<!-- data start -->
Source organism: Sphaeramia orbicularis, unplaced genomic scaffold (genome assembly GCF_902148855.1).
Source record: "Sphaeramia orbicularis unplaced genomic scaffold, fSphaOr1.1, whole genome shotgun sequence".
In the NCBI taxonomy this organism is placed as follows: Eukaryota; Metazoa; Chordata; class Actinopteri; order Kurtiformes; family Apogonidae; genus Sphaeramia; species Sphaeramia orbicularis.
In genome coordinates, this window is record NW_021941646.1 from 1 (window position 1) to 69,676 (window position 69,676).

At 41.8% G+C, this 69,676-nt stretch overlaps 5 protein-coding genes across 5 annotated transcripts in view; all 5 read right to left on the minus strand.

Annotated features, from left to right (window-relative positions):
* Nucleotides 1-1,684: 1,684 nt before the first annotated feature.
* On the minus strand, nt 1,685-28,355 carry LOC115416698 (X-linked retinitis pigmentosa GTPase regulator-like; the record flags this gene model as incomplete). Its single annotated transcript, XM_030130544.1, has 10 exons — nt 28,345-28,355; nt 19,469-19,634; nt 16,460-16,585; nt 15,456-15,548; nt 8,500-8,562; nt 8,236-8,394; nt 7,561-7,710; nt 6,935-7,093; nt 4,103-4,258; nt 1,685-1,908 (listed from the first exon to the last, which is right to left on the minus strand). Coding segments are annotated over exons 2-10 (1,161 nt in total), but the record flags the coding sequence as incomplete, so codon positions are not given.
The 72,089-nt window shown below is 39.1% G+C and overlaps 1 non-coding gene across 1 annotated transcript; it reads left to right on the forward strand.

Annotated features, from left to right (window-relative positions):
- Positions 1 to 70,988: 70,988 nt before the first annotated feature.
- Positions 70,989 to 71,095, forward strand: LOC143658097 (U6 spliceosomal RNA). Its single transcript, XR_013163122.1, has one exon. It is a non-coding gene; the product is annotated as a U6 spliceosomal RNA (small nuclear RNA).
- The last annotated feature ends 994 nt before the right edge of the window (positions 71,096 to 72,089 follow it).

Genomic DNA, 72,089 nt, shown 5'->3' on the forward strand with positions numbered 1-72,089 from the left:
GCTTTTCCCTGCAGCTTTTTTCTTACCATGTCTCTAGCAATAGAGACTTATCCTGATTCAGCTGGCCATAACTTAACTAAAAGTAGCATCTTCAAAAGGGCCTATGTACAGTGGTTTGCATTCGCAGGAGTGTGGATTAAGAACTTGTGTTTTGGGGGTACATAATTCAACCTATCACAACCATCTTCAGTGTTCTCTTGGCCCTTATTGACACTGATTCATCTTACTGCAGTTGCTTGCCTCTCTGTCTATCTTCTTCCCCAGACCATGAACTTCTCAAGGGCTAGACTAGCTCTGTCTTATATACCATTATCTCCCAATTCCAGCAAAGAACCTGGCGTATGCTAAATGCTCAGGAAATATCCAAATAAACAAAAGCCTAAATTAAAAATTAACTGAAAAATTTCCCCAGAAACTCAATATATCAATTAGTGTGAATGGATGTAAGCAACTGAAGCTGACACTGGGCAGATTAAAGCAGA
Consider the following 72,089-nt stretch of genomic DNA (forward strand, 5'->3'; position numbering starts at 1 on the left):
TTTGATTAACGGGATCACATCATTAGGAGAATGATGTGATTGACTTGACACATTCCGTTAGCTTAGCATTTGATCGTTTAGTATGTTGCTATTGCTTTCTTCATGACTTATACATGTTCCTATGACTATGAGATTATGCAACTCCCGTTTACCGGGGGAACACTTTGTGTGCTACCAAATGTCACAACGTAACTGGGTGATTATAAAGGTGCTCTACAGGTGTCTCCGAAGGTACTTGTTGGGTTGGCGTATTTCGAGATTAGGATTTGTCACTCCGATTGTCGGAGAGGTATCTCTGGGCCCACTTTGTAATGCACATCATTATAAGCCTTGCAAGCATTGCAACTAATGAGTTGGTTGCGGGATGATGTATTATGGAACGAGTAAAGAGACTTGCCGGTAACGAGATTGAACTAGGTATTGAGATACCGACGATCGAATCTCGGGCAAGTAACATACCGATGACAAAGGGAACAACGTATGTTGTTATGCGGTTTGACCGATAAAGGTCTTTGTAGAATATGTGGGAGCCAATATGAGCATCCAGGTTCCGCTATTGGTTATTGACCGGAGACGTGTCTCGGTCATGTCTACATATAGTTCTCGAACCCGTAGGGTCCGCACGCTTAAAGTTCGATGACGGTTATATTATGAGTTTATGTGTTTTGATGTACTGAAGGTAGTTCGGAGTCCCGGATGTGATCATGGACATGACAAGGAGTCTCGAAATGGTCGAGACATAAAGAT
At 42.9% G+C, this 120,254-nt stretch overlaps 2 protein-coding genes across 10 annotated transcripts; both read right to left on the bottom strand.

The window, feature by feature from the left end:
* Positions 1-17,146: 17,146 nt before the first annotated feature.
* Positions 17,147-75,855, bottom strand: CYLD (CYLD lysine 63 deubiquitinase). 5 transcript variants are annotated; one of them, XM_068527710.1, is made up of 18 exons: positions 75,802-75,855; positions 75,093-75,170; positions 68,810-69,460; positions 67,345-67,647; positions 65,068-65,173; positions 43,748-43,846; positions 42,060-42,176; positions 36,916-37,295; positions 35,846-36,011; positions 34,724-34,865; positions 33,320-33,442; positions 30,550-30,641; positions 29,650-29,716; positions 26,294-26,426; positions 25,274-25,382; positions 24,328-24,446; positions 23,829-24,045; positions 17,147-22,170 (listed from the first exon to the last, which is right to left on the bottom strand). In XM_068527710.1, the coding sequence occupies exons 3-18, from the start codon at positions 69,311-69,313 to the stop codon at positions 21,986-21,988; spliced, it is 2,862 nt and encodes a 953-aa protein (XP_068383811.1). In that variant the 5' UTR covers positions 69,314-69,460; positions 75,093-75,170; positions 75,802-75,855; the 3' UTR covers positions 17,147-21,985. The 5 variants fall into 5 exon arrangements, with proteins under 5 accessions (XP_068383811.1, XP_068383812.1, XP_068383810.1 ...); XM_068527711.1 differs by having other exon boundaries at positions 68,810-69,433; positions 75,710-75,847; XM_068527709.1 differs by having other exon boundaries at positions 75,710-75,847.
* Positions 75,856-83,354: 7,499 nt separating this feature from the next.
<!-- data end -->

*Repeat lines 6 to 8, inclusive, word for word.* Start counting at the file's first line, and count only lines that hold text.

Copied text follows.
Annotated features, from left to right (window-relative positions):
* Nucleotides 1-1,684: 1,684 nt before the first annotated feature.
* On the minus strand, nt 1,685-28,355 carry LOC115416698 (X-linked retinitis pigmentosa GTPase regulator-like; the record flags this gene model as incomplete). Its single annotated transcript, XM_030130544.1, has 10 exons — nt 28,345-28,355; nt 19,469-19,634; nt 16,460-16,585; nt 15,456-15,548; nt 8,500-8,562; nt 8,236-8,394; nt 7,561-7,710; nt 6,935-7,093; nt 4,103-4,258; nt 1,685-1,908 (listed from the first exon to the last, which is right to left on the minus strand). Coding segments are annotated over exons 2-10 (1,161 nt in total), but the record flags the coding sequence as incomplete, so codon positions are not given.